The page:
Mountain meadows dwindling in the Pacific Northwest

Mountain meadows dwindling in the Pacific Northwest

02 November 2012

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USA– Some high mountain meadows in the Pacific Northwest are declining rapidly due to
climate change, a study suggests, as reduced snowpacks, longer growing seasons and other factors
allow trees to invade these unique ecosystems that once were carpeted with grasses, shrubs and

The process appears to have been going on for decades, but was highlighted in one recent analysis of
Jefferson Park, a subalpine meadow complex in the central Oregon Cascade Range, in which tree
occupation rose from 8 percent in 1950 to 35 percent in 2007.

The findings of that research, which was funded by the Pacific Northwest Research Station of the USDA
Forest Service, were published in the journal Landscape Ecology.

The changes in Jefferson Park are representative of a larger force that is affecting not only this beautiful
meadow at the base of Mount Jefferson, scientists say, but many areas of the American West.

“We worry a lot about the loss of old-growth forests, but have overlooked declines in our meadows, which
are also areas of conservation concern,” said Harold Zald, a research associate in the College of Forestry at
Oregon State University and lead author of this study.

“The first awareness of declining meadows dates back to the 1970s, and we’ve seen meadow reduction at
both high and low elevations,” Zald said. “Between climate change, fire suppression and invasive species,
these meadows and all of the plant, animal and insect life that depend on them are being threatened.

“Once trees become fully established, they tend to persist, and seed banks of native grass species disappear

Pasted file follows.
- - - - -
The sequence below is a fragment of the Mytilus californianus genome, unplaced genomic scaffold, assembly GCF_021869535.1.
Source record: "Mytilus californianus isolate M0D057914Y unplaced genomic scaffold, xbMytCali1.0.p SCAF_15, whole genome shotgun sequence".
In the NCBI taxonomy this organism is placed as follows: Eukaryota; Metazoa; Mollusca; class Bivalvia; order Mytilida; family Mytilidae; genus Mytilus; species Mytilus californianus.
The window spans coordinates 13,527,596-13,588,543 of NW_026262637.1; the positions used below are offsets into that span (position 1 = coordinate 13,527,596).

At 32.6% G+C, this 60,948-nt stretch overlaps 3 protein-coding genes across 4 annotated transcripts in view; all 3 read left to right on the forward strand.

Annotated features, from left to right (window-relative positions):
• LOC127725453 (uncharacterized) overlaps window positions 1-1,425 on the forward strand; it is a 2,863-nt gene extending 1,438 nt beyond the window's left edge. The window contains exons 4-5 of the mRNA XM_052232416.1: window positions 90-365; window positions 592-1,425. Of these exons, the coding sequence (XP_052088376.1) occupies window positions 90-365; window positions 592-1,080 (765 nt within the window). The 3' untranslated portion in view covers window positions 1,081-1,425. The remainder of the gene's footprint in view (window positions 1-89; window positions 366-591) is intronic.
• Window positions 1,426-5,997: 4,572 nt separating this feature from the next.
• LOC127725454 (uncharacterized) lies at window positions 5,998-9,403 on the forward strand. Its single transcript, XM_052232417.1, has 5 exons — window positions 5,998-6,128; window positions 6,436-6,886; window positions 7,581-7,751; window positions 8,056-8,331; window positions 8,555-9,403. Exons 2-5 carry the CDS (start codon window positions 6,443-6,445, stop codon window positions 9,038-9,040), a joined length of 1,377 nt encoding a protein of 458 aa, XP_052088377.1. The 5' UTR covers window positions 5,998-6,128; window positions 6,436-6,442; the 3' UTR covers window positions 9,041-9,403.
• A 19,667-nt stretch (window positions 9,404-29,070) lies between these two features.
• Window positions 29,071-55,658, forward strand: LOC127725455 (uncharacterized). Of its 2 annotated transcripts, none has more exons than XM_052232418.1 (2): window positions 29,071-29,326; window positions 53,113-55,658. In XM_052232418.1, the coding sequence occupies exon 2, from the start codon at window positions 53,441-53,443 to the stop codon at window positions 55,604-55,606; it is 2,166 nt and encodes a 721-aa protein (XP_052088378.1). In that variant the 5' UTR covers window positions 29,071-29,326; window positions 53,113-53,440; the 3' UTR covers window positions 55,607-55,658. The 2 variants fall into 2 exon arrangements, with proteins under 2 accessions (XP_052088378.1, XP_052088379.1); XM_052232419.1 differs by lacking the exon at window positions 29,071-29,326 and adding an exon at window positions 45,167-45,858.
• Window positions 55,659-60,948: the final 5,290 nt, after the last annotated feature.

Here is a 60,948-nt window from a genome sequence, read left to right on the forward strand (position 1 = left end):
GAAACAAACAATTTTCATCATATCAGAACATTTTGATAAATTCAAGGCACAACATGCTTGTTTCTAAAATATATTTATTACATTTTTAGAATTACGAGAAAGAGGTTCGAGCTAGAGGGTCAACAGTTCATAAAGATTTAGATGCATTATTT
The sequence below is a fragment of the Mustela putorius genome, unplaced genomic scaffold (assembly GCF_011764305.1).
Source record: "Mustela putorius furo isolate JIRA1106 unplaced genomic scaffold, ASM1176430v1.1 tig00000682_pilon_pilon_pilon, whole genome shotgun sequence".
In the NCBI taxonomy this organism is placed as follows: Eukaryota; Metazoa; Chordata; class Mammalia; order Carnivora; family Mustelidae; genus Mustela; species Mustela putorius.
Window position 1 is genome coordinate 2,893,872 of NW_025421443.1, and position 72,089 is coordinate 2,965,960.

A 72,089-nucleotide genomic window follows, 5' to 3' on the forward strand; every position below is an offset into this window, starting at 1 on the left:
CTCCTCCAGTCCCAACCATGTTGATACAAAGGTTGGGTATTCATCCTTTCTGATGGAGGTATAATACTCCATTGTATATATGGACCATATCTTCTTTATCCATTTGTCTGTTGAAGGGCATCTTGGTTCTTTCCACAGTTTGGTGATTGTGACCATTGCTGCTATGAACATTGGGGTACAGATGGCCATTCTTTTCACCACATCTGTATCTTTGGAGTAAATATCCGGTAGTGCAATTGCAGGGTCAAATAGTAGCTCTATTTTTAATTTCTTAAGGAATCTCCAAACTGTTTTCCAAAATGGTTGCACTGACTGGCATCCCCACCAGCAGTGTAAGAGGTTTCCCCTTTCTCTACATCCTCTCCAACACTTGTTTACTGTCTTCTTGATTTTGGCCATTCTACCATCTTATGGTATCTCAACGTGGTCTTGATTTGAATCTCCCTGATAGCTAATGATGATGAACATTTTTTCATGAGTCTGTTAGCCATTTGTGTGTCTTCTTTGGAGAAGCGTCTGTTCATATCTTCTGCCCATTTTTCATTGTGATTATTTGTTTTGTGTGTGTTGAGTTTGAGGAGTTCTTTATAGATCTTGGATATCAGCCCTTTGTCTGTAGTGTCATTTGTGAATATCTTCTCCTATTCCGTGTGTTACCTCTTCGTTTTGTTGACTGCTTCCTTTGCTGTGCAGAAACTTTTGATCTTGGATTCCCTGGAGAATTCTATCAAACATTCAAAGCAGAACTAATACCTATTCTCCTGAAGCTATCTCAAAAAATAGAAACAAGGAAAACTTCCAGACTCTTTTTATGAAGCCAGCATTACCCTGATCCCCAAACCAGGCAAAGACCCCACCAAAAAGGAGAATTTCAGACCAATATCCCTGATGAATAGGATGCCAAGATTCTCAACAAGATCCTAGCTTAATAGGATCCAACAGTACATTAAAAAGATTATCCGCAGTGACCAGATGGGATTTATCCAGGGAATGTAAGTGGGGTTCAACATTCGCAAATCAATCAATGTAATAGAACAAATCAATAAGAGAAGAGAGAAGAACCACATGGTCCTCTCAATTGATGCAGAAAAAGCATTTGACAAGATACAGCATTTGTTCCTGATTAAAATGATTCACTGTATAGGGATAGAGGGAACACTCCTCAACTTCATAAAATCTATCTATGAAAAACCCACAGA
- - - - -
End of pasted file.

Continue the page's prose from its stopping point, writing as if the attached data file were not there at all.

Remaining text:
fairly quickly,” he said. “The meadows form an important part of forest biodiversity, and when they are
gone, they may be gone forever.”

The meadow decline takes place over several decades, like the melting of glaciers. This also provides a way
to gauge long-term climate change, Zald said, since the forces at work persist through seasonal, annual and
longer patterns that are variably more wet, dry, hot or cold than average.

“It takes a long time to melt a glacier or fill in a meadow,” he said. “It’s a useful barometer of climate
change over decadal time periods.”

In this study, it appears that snowpack was a bigger factor than temperature in allowing mountain hemlock
tree invasion of Jefferson Park, a 333-acre meadow which sits at the northern base of Mount Jefferson, a
towering 10,497-foot volcano northwest of Bend, Ore. Seedlings that can be buried by snow many months
every year need only a few more weeks or months of growing season to hugely increase their chance of

The study also found surprising variability of tree invasion even within the meadow, based on minor dips,
debris flows or bumps in the terrain that caused changes in snowpack and also left some soils wetter or
drier in ways that facilitated tree seedling survival.

“The process of tree invasion is usually slow and uneven,” Zald said. “But if you get all the conditions just
right, some tree species can invade these meadows quite rapidly.”

There’s some suggestion that alpine meadows may simply move higher up on the mountain in the face of a
changing climate, Zald said, but in many cases slopes become too steep, and poor-quality, unstable soils are
unable to harbor much plant life.

In other research in recent years, Zald said, he looked at meadows on lower-elevation mountains in the
Oregon Coast Range – what are called “grass balds” on the tops of some of the higher peaks, such as Mary’s
Peak, the highest point in that range west of Corvallis, Ore. In a study of five Coast Range sites, Zald found
that these “bald spots” had declined by an average of 50 percent between 1950 and 2000.



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